If your building’s IAQ and thermal comfort are constantly fluctuating, an oversized HVAC system might be to blame. You’re not alone – about 25% of commercial HVAC systems are oversized, according to the Consortium of Energy Efficiency.
However, the statistic can be misleading because some “oversizing” is necessary – or even required by code – to meet the maximum possible load, says Jim Woods, an independent IEQ consultant and former professor of mechanical engineering.
But how big is too big?
The Dangers of Oversized
“Right-sizing is when the capacity of the system matches the design loads, which are only going to occur about four times a year,” Woods explains. “You’ve also got partial loads, which occur over 90% of the time. During partial-load conditions, the control system should be able to provide the same level of temperature, humidity, and air quality.”
But that control is not a sure bet. If the controls aren’t functioning well, conditions won’t stay constant under partial-load conditions, even if the system itself is the correct size.
Another possible issue is that the HVAC system was too large to begin with, exceeding what’s needed to cover peak loads in the name of safety. The needs of the space also may have changed, but the system has not been updated accordingly.
Without adequate control and a capacity that fits loads, the system will fail earlier from the stress of turning on and off more frequently. In oversized and uncontrolled HVAC systems, moving parts will assume the biggest share of the risk of failure.
“Cycling reduces the life expectancy of any piece of mechanical equipment,” says Erin Sperry, commercial heating product manager for heating system manufacturer Fulton. “If you turn your car on and off 40 times in a row, you’re going to wear out the starter. It wears on pumps, valves, boilers, fans, and chillers, costing more money to operate.”
Where to Start
First, determine the current needs of your space and the capacity of the system under current conditions. The once correctly sized system may no longer be as efficient if the space now requires more or less heating and cooling.
“If the system typically has a 20-year life expectancy, it doesn’t make sense to replace it because it’s only 5 years old but it’s causing a major problem because the needs of the space have changed,” Woods says.
The building management system may then require some adjustments to operate HVAC equipment efficiently. If you can operate your boiler at a lower firing rate, it’s less likely to cycle.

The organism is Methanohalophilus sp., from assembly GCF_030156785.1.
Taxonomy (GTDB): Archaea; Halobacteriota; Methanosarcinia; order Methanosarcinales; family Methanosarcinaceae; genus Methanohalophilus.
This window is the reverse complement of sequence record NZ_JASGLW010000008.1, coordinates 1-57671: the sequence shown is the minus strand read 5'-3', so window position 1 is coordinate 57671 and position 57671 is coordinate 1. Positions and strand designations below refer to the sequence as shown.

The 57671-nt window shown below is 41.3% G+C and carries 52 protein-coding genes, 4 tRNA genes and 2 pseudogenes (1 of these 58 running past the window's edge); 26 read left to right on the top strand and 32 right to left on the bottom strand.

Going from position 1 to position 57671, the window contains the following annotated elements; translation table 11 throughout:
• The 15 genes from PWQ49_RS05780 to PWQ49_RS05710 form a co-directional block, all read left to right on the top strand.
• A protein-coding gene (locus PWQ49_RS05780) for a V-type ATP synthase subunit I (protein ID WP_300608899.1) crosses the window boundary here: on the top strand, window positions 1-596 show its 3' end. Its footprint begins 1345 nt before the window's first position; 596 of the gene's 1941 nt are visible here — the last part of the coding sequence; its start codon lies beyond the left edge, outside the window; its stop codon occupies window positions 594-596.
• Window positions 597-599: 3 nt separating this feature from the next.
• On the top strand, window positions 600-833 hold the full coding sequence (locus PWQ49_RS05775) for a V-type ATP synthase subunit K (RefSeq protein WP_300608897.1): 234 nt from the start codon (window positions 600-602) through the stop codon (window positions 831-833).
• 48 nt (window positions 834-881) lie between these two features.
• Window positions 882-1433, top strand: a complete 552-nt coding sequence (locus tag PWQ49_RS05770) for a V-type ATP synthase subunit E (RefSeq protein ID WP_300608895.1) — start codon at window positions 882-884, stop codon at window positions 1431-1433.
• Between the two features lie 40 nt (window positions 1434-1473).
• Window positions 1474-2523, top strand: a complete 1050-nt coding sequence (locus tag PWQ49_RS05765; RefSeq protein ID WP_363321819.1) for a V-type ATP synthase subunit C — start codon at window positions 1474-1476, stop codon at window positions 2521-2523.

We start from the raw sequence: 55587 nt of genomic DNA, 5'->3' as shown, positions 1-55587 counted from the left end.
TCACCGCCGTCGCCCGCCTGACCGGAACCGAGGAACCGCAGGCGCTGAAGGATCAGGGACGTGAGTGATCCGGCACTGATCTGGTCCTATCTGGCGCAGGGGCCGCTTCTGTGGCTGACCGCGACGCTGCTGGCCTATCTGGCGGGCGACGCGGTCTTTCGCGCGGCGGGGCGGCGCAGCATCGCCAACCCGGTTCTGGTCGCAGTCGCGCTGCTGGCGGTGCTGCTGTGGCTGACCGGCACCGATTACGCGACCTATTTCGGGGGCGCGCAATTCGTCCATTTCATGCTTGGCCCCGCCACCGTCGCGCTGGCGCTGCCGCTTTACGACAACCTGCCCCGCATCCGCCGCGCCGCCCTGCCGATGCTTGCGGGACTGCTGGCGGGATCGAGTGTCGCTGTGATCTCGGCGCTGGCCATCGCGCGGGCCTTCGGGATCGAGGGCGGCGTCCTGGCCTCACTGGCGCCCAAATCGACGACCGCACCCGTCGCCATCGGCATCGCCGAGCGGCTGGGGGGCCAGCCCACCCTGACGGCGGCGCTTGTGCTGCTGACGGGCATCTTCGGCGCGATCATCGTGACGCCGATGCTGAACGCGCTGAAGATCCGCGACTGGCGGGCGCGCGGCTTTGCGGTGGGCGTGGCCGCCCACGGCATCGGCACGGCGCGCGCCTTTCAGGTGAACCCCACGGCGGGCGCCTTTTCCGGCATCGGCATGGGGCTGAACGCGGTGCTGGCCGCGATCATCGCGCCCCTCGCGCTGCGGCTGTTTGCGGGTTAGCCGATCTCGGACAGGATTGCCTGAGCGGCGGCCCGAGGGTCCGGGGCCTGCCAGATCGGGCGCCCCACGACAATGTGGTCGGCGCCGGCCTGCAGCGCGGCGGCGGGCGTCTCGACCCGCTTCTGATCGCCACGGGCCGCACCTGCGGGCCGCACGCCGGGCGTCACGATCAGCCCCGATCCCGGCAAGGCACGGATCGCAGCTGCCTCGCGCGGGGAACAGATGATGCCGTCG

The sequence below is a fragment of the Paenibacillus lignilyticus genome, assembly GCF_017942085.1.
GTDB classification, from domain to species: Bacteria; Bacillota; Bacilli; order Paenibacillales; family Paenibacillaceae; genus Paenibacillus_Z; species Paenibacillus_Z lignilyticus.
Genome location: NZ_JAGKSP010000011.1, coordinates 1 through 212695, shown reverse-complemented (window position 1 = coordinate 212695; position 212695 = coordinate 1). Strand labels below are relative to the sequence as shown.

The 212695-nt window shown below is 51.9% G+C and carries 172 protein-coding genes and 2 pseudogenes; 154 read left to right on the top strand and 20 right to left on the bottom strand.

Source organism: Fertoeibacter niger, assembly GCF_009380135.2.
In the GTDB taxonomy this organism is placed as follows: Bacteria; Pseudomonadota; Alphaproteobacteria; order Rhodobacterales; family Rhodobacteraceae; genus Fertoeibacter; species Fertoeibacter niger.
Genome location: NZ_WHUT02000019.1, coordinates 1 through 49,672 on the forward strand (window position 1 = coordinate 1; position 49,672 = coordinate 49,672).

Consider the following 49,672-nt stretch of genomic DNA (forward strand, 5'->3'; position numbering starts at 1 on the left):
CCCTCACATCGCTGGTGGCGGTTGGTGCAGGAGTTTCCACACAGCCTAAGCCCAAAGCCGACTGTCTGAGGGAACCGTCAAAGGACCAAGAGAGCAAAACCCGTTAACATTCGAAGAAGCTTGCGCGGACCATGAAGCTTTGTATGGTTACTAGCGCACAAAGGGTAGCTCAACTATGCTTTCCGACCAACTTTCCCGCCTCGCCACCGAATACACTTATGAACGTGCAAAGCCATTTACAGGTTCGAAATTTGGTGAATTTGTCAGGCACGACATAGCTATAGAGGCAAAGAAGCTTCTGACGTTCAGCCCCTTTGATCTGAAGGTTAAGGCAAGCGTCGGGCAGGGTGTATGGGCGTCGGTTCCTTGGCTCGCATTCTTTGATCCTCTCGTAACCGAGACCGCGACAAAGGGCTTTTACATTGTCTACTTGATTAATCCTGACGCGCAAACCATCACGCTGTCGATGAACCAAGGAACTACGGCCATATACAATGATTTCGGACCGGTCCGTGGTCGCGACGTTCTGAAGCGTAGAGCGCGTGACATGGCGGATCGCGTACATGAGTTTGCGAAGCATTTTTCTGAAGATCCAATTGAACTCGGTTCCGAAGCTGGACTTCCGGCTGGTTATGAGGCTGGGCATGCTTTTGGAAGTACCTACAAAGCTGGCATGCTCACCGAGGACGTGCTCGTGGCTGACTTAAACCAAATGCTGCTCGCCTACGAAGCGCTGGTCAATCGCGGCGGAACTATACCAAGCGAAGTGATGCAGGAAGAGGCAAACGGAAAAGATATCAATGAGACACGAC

“One of the biggest things we see with systems that have excessive cycling issues and oversized conditions is that there’s some random building management system turning off the boilers and pumps,” Sperry says. “They’re not working together in the most effective way. Condensing boilers are more effective at lower firing rates – if it’s 2 million BTU, it could operate down to 200,000 BTU. You’re preventing those boilers from turning on at full bore and then cycling off, increasing your chances of effectively managing loads as they come up.”
You can also manually force the boiler to cycle less, Sperry adds – “Most boilers have modulation or turndown ratios so you can operate them at lower input capacities. You could physically de-rate a boiler to reduce the amount of cycling. The chillers also have multiple modules in them, so you could disable one of the modules.”
Optimize for Efficiency
If the filtration system hasn’t been maintained, coils become covered with biofilm, a mixture of dead skin cells, microorganisms, and other detritus that collects as moisture condenses.
Cleaning the coils allows them to operate at peak efficiency, reducing the tonnage used.
“Even 1 micron of biofilm on a fin can reduce the heat exchange by 12 to 15%,” says David Skelton, marketing director of UV disinfection system manufacturer Lumalier and president of system installer Safe Air Solutions. “If you put germicidal radiation on it or chemically clean it, you have no growth.”
Regular chemical cleanings or installing a disinfection system can also offer a soft benefit that’s tough to measure, Skelton says. Reducing bacteria and microorganisms leads to less sick leave and absenteeism and boosts the efficiency of your workforce and HVAC system all at once.
Janelle Penny (firstname.lastname@example.org) is associate editor of BUILDINGS.